tetrahedron 16 Posted June 6, 2012 Report Share Posted June 6, 2012 (edited) As Ripley said, acidly, to the Alien- there is no need for all this bad blood.... BTW, am writing off to specialist astrophysicists to see if any of them have any ideas about whether there are physical phenomena in the universe (like Hubble expansion/dark energy etc.) that might contribute to a speculative mismatch between the known low-energy scale value of the FSC and exactly 1/137, which as you may remember, seems to have very special qualities. Jess Tauber Edited June 6, 2012 by pascal Quote Link to post Share on other sites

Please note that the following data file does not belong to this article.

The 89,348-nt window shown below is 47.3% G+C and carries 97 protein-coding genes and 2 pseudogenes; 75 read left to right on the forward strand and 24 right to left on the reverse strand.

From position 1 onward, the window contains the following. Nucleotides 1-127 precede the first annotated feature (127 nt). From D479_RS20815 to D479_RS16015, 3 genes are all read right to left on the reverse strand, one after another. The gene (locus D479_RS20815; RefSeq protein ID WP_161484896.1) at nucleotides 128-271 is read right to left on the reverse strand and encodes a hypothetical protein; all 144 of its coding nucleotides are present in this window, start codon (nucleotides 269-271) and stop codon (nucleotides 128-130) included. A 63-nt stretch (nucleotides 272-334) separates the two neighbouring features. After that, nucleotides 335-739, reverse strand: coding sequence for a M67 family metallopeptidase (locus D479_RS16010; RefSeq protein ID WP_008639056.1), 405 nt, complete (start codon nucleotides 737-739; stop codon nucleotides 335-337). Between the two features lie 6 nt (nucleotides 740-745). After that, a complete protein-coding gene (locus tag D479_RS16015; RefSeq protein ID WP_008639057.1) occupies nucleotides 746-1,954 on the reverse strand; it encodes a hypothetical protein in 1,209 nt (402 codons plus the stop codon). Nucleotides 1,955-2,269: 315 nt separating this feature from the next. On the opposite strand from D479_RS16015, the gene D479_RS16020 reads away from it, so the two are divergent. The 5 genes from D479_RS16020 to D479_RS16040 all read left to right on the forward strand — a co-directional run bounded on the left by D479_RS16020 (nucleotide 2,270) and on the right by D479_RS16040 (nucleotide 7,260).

CraigD 398,736 Posted June 6, 2012 Report Share Posted June 6, 2012 The easiest to remember is gotten by taking ARCTAN(sqrt27)= 79.10660535...degrees. If one ...Well, I've been looking at the FSC again today, and just out of curiosity, trying this and that, I wondered what would happen if one took the ratio of this angle to the FSC: i.e. @137.0359991/79.10660535...It’s important to be mindful that the degree unit – 1° = 1/360 full rotation – is an arbitrary convention owing its existence to a long string of human-factor decisions and happenchances. For example, had ca. 1800 European history played out different than it did, our favorite unit might be using gradians (AKA gons) – 1^{g} = 1/400 rotation, as well as having 10 hours days with each hour having 100 minutes and each minute 100 seconds. Personally, I’d prefer a nice, easy-to calculate 100,000 sec day vs. our present 86,400 one, but pity the denizen of an alternate history who must say “thirty-three-point-three continuing, sixty-six-point-six continuing, one” rather than our catchy “thirty, sixty, ninety” when referring to this common triangle. The point, is to not imagine special significance to the units we humans agreed, over the course of our long history and pre-history, to use. For angles, most math folk hold that the most natural unit is the radian –1/2[imath]\pi[/imath] in a full rotation, and usually don’t even consider at unit, but rather a sort of geometric convention for describing angles, so don’t denote it with any symbol or text [math]\tan^{-1}\left(\sqrt{27}\right) = 1.3806707234484298614903052164447686981316235229730262 \dots [/math] You can see lots more digits using a high-precision calculator, such as wolframalpha’s here. The ratio is 1.73229528, which is strangely close to the square root of 3, 1.732050808. And the difference, from my admittedly inadequate handheld calculator, is .00024447244. I don't have a clue if this is significant- do the values in the difference string repeat (..2444....244)? Or is this just because of the limitations of the calculator?It’s an artifact of your calculator, I believe. Using the higher-than-typical precision approximate value above and wolframalpha gives: [math]\frac{137.035999074}{1.3806707234484298614903052164447686981316235229730262 \frac{180}{\pi}} -\sqrt{3} = [/math] 0.0002444725305672958037591580738234641888349139491370… (for more digits) However, we don’t need nice calculators to know that a value involving division by an irrational number (ei: [imath]\tan^{-1}\left(\sqrt{27}\right)[/imath] or [imath]\sqrt{3}[/imath]) can’t be represented exactly as a repeating decimal, because any number exactly representable as a repeating decimal is rational, which contradicts that these value are irrational. Yeah, me and drawings, right. Yes, I did do some on paper. But really? Given that the first axis defined is through to vertices and the cube center, you can rationalize the six vertices as two sets of three each at the vertices of two equilateral triangles that also can rotate about the axis at their centers. That's what it boils down to.yes really. what a cop out. good grief. :doh:Really, Jess, pictures are nearly indispensable for communicating about geometry. As the old saying goes, each one really is worth a thousand words. Except for a people like some professional artists and designers, who have nice computer graphics tablets and the like, most people find pen/pencil and paper the best medium for drawing. Ten years ago, not many netzens could easily transfer an image from paper to a website. These days, thanks to ubiquitous digital cameras (most of them in mobile phones), most folk can, with a bit of self-training, pretty quickly snap a picture of a paper sketch (or almost anything else) and upload it to a forum like ours. I, and I’m sure Turtle (who’s a master of all things photographic, digital and analog) and others, would be glad to help you with any technical hurtles to seeing your graphical handiwork in these webpages. :) When it comes to simple geometry, even better than a picture can be a simple list of point (vertex) coordinates and lines. For example, I can quickly describe a unit cube like this:Points: 1:(0,0,0) 2:(1,0,0) 3:(0,1,0) 4:(0,1,1) 5:(1,0,0) 6:(1,0,0) 7:(1,1,0) 8:(1,1,1)Lines: 1:(1,2) 2:(1,3) 3:(1,5) 4:(2,4) 5:(2,6) 6:(3,4) 7:(3,7) 8:(4,8) 9:(5,6) 10:(5,7) 11:(6,8) 12:(7,8) Can you describe the figures you’ve been hinting at with words using this notation? Quote Link to post Share on other sites